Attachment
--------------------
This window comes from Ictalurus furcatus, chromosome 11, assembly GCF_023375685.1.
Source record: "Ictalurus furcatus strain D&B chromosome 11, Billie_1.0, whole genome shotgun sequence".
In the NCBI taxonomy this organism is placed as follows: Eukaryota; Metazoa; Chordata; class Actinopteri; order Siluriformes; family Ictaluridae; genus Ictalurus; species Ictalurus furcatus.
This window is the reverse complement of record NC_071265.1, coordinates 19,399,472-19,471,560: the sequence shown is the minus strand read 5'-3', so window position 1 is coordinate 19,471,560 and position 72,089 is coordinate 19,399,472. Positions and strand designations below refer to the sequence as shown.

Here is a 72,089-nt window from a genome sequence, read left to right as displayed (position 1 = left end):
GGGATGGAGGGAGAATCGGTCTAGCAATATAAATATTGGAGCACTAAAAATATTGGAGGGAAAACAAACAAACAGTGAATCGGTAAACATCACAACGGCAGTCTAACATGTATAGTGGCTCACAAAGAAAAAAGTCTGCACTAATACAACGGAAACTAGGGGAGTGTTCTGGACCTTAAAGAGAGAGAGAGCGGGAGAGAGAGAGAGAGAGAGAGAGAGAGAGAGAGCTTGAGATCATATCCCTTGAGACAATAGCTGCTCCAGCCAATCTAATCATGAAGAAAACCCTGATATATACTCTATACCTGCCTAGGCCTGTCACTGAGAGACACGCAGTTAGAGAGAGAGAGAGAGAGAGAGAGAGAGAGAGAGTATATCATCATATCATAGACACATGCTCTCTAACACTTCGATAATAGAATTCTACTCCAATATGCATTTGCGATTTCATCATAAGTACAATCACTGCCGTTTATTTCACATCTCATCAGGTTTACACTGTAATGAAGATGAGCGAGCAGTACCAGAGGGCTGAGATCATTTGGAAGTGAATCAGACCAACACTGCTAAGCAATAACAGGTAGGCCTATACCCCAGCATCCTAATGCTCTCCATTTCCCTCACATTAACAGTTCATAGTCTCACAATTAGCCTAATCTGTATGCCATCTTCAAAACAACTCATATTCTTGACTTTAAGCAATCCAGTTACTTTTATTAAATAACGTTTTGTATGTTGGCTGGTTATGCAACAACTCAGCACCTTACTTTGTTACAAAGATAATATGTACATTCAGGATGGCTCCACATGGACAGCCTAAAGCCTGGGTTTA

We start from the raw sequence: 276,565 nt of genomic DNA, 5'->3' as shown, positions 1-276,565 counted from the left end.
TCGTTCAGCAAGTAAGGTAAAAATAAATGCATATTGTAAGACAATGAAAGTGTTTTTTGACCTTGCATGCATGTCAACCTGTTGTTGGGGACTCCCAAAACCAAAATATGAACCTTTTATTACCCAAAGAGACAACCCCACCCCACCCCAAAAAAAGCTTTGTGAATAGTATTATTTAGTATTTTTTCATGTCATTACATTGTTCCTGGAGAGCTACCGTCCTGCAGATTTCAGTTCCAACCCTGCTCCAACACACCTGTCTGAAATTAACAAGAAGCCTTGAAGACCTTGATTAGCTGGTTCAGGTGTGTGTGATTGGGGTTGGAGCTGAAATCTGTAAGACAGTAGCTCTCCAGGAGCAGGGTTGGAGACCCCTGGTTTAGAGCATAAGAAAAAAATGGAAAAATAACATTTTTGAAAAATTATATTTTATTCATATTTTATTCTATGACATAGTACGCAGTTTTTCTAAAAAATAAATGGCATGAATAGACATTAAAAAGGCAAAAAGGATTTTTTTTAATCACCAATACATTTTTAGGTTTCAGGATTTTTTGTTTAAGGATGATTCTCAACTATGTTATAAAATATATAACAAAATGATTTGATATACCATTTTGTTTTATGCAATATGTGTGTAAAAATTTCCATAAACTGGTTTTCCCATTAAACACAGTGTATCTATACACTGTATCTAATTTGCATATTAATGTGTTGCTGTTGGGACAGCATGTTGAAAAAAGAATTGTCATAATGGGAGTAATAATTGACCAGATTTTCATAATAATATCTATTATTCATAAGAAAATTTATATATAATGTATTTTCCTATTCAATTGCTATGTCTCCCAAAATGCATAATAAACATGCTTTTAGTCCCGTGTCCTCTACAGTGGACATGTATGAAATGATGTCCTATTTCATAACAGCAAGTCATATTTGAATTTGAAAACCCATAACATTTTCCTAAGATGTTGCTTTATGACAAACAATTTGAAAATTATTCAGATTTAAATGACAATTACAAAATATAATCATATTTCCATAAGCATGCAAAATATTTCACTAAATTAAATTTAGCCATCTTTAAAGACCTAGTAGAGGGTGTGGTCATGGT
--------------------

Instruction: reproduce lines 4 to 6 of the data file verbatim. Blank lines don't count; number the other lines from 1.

This window is the reverse complement of record NC_071265.1, coordinates 19,399,472-19,471,560: the sequence shown is the minus strand read 5'-3', so window position 1 is coordinate 19,471,560 and position 72,089 is coordinate 19,399,472. Positions and strand designations below refer to the sequence as shown.

Here is a 72,089-nt window from a genome sequence, read left to right as displayed (position 1 = left end):
GGGATGGAGGGAGAATCGGTCTAGCAATATAAATATTGGAGCACTAAAAATATTGGAGGGAAAACAAACAAACAGTGAATCGGTAAACATCACAACGGCAGTCTAACATGTATAGTGGCTCACAAAGAAAAAAGTCTGCACTAATACAACGGAAACTAGGGGAGTGTTCTGGACCTTAAAGAGAGAGAGAGCGGGAGAGAGAGAGAGAGAGAGAGAGAGAGAGAGAGCTTGAGATCATATCCCTTGAGACAATAGCTGCTCCAGCCAATCTAATCATGAAGAAAACCCTGATATATACTCTATACCTGCCTAGGCCTGTCACTGAGAGACACGCAGTTAGAGAGAGAGAGAGAGAGAGAGAGAGAGAGAGAGTATATCATCATATCATAGACACATGCTCTCTAACACTTCGATAATAGAATTCTACTCCAATATGCATTTGCGATTTCATCATAAGTACAATCACTGCCGTTTATTTCACATCTCATCAGGTTTACACTGTAATGAAGATGAGCGAGCAGTACCAGAGGGCTGAGATCATTTGGAAGTGAATCAGACCAACACTGCTAAGCAATAACAGGTAGGCCTATACCCCAGCATCCTAATGCTCTCCATTTCCCTCACATTAACAGTTCATAGTCTCACAATTAGCCTAATCTGTATGCCATCTTCAAAACAACTCATATTCTTGACTTTAAGCAATCCAGTTACTTTTATTAAATAACGTTTTGTATGTTGGCTGGTTATGCAACAACTCAGCACCTTACTTTGTTACAAAGATAATATGTACATTCAGGATGGCTCCACATGGACAGCCTAAAGCCTGGGTTTA